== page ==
I’ve been having a bit of a mental crisis these past weeks as I’ve finally admitted to myself that not only do I not formally practice any religion, but I don’t believe in a God. Many other people in this position have substituted belief in God for a belief in themselves, pursuing a life not committed to divine ideals but to desires of their own creation — money, cash, hoes, etc. Others choose a more selfless cause such as assisting the poor, fighting for the rights of the dispossessed, or being nice to animals.
My problem is that I don’t really fall into any of these categories. While I don’t really have any reason why humankind and the world couldn’t all be the product of a divine creator, I’m just not ready to take the leap of blind faith quite yet. If I find myself in hell one day, I’ll know then that I waited too long. If I do go to hell, somehow I just have this feeling that I’ll be in a sweater.
Just as I do not have faith in any God, neither do I have faith in my own importance. I just don’t have that sort of amour propre necessary to devote my life to my own success. I don’t need to work 80 hours a week to prove to a) myself, b) the kids that made fun of me in junior high, and c) my ex-girlfriends, that I can. In reality, I’m pretty sure that thinking such notions of success were so important is why they made fun of me and broke up with me, respectively, and in some cases, simultaneously. In casting aside these self-important goals, I think I’ve kind of gotten over the desire to prove my worth to myself and the world and, inasmuch, can now wholeheartedly devote my energies to the poor, the dispossessed and the animals. Not to be confused with poor, dispossessed animals, who may deserve my attention most of all.
Here’s where it all falls apart. I look around and I see people who have strong convictions about what they’re doing — be it religious observance, personal achievement, or pitching in with worthy social causes. They really seem to believe in what they’re doing. They all have faith: in God, themselves, or the moral fortitude of their social contribution to society at large.
And me? I’ve got nothing.
I have somehow jumped out of the group of people who strive for abstract “achievement”, but I still haven’t yet landed in a situation where I know what I believe in or how I’m going to work toward it. I’ve tried devoting myself to various causes and groups, but there is an important distinction between belonging to a group because you believe in its mission and believing in a group’s mission because you want to belong. I seem to have fallen into the latter set — the wrong side of the proverbial “fine line” — aimlessly searching for my niche.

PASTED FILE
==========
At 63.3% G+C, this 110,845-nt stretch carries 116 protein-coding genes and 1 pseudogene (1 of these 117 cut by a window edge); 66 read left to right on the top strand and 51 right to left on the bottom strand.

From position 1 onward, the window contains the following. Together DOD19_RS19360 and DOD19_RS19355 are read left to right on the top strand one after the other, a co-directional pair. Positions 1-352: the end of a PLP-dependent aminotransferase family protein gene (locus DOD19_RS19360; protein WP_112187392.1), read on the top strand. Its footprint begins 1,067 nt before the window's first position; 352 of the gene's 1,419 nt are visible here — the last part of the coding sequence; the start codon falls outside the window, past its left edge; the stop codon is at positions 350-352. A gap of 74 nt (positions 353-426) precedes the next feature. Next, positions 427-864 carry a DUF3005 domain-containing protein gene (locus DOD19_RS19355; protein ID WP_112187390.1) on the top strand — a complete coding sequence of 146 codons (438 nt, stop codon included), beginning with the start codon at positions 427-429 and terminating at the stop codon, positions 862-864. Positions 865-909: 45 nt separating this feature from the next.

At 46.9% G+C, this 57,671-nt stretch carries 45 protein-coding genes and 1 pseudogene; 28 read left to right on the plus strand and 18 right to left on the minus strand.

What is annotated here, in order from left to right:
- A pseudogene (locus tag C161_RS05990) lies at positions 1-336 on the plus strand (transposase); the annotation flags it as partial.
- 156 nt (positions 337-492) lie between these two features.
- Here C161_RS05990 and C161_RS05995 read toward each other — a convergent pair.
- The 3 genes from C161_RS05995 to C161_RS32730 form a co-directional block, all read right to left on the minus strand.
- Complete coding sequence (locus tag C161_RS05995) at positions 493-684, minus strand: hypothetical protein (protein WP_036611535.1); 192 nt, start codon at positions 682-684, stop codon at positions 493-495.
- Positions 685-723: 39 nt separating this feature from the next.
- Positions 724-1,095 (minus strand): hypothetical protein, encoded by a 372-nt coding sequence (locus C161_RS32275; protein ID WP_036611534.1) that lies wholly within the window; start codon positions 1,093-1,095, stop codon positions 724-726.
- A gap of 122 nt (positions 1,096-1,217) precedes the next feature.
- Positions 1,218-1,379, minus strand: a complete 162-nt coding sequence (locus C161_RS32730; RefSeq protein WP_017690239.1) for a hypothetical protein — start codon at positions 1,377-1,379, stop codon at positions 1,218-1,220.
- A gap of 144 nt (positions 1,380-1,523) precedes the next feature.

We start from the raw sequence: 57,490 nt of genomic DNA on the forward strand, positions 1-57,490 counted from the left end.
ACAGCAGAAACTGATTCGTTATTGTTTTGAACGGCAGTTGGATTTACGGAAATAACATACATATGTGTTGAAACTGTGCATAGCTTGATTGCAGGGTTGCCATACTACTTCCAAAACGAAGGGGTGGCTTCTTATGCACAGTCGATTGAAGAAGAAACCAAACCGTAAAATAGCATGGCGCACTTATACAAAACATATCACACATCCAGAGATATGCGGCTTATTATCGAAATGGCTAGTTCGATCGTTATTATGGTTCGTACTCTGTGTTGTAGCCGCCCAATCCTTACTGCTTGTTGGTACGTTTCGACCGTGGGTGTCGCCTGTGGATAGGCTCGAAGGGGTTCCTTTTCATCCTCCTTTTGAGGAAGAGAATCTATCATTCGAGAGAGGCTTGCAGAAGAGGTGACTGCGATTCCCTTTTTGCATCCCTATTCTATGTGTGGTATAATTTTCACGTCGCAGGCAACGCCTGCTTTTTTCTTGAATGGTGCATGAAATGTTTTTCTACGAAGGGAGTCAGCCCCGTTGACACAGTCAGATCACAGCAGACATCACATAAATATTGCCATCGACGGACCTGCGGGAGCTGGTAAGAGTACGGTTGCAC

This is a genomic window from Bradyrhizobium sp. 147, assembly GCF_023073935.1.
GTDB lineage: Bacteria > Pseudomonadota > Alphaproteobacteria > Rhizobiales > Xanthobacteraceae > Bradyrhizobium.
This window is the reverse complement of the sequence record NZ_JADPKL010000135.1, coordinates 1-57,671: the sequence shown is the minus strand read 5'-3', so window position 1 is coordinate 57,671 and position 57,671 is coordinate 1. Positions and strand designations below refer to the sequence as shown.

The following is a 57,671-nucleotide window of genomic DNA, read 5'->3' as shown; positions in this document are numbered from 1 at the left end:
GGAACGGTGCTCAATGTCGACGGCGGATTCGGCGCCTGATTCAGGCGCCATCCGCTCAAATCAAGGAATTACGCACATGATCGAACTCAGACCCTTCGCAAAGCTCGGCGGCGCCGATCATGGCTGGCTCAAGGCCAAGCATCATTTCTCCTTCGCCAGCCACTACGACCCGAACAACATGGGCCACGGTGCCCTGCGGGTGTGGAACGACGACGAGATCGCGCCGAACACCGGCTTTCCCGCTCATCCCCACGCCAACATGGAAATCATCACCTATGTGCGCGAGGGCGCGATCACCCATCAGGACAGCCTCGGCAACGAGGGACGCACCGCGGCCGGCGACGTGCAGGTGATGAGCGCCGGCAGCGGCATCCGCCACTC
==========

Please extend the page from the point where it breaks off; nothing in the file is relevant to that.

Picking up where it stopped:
As I begin my time at Yale, I’ve decided that I’m ready to find myself as I haven’t been previously able to because I’ve been too busy proving myself. I’m ready to have a set of guiding principles in my life that dictate my personal and professional choices, a faith in something that transcends the selfish concerns of humanhood (consider it coined).
It seems to me that a life without faith — not necessarily religious — is a dangerous one to lead. All you’re left with is that we’re here and deal with it, try to enjoy yourself and not get too hurt on the way. In human history, there have been literally tens of millions of people, and the vast majority of them have believed in a divine creator. Their beliefs explained what they could not. Like them, I’ll never be able to understand or even begin to explain the whole of my existence by reason alone, so I am left with the vacuum of belief I inadvertently created for myself.
It’s time to stop treading epistemological water, worrying which is the correct way to swim. If I don’t swim somewhere — anywhere — I may sink. So off I naively go with random direction, the happier for it.
Nick Caton is a first-year student at Yale Law School.